Hank Boyd is Dead
Sarah Walsh is a struggling actress who recently moved back home to care for her terminally ill father. To make ends meet she works as a caterer and, as the film opens, is left to tend to the post-funeral gathering for Hank Boyd, a quiet loner who stood accused of a horrific crime and took his own life before standing trial. Sarah knew Hank in high school and, while he was a strange kid, doesn't believe that he could do something so terrible. Her suspicions grow stronger after she meets Hank's brother David, a local cop with a checkered past, his dimwitted partner Ray who's charged with guarding the house, David's mother Beverly who's in the latter stages of dementia and Aubrey, his distant and obviously damaged younger sister. When Sarah overhears David and Ray talking her suspicions turn to alarm as it's implied they were somehow complicit in Hank's death and may have plans for her as well. Meanwhile Beverly has become convinced that Sarah is her long lost daughter while Aubrey...
David Christopher Wells as David Boyd
Liv Rooth as Aubrey Boyd
There’re some interesting things happening in Sean Melia’s feature flick, Hank Boyd is Dead. First, the look of the film and a few of the cast members really leads one to believe that there are some jokes in store for viewers. Furthermore, imdb categorizes the film as a comedy/horror/thriller. But that’s not really the case; Hank Boyd is Dead isn’t the comedic piece one might think. Outside of a few sparse moments, the picture isn’t funny, at all. It is however a quirky film (possibly one of the reasons we anticipate laughter) with some redeemable qualities that genre fans should find endearing.
The narrative follows Sarah, a caterer on the job for Hank Boyd’s funeral get together. It could conceivably be another day on the job, but the Boyd family isn’t your typical family. The group consists of shady, aggressive police officers, off-beat personalities and… well, something else that we won’t speak on, in order to avoid spoiling what proves to be an entertaining affair.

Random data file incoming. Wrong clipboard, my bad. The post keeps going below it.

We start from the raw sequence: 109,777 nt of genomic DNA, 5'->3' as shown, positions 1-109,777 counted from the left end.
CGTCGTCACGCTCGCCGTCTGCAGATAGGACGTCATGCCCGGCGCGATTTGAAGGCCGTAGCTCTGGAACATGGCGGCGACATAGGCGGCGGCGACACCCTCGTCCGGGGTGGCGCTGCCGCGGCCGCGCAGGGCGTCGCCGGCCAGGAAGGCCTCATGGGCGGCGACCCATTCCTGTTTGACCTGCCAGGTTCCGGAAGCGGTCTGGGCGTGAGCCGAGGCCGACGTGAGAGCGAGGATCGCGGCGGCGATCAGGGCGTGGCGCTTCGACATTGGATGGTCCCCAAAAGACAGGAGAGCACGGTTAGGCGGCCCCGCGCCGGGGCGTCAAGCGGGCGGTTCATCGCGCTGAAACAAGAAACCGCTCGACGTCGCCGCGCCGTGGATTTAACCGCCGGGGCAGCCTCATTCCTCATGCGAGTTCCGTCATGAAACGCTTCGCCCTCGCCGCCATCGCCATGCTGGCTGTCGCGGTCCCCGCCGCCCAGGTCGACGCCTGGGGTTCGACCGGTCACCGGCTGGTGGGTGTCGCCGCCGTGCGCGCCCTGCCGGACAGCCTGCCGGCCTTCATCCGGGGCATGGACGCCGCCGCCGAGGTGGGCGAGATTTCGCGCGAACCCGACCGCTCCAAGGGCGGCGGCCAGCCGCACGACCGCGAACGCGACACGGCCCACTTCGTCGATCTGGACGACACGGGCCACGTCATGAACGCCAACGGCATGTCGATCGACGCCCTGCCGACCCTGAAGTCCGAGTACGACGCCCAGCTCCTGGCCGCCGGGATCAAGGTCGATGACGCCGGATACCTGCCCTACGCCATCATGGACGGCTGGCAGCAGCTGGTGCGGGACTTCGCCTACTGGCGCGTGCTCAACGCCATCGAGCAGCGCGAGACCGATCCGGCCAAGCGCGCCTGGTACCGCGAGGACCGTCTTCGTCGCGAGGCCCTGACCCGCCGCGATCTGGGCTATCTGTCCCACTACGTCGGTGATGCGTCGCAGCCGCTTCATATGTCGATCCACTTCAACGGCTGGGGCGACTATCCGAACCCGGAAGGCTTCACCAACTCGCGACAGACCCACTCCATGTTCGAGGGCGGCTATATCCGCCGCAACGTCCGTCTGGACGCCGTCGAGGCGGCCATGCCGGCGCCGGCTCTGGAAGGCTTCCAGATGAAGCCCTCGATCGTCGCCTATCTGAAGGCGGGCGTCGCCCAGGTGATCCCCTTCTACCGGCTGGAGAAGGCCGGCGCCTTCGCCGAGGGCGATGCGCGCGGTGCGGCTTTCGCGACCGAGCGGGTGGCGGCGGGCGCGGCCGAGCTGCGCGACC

Despite coming up short on the humor front, Hank Boyd is Dead really does work and that’s a direct result of the characters and the on-screen performances. Stefanie E. Frame does good work as Sarah, but David Christopher Wells absolutely steals the show as David Boyd, a venomous man of the law and brother to the deceased titular character. Wells hits repeated homeruns as his physical demeanor and snarky attitude repeatedly fall in perfect sync. Wells proved excellent, plain and simple, and this performance alone could very well propel the man in a promising direction, in regards to his professional career.
A minimalist approach works wonders for Melia. This is a story that requires no big special effects or lavish settings. The entire story unravels within the Boyd home, and it doesn’t need any additional setting to work. The fact that there are next to no special effects is extremely interesting, as some might feel a genre film cannot succeed without some flash. Hank Boyd is Dead proves otherwise. This is a film that succeeds not because it looks impressive, but because – again – the characters work well together. There’s on-screen chemistry in the areas where on-screen chemistry is indeed required. It’s very true that Melia doesn’t pull out every stop for the film, it’s also true that Melia pulls out the few stops required to empower the performers and pull everything needed from the interior sets.
Hank Boyd is Dead doesn’t require a 10-page breakdown to convince anyone it’s worth a look. The picture isn’t remotely near perfect, and it’s not – admittedly – going to win over crowds unanimously, but it does warrant some very real praise, a direct product of the effective work provided by the cast and the direction of Melia himself. It also impresses for reasons that may really surprise you. There’s no refuting the fact that I’d like to see a stronger comedic undercurrent from the flick, as it could have been the perfect horror comedy had the humorous angles been just a bit more refined, but I’m far from disappointed in the fact that the provided jokes sometimes fall a little flat. If you’re looking for something entertaining, Hank Boyd is Dead is a relatively safe feature to look into.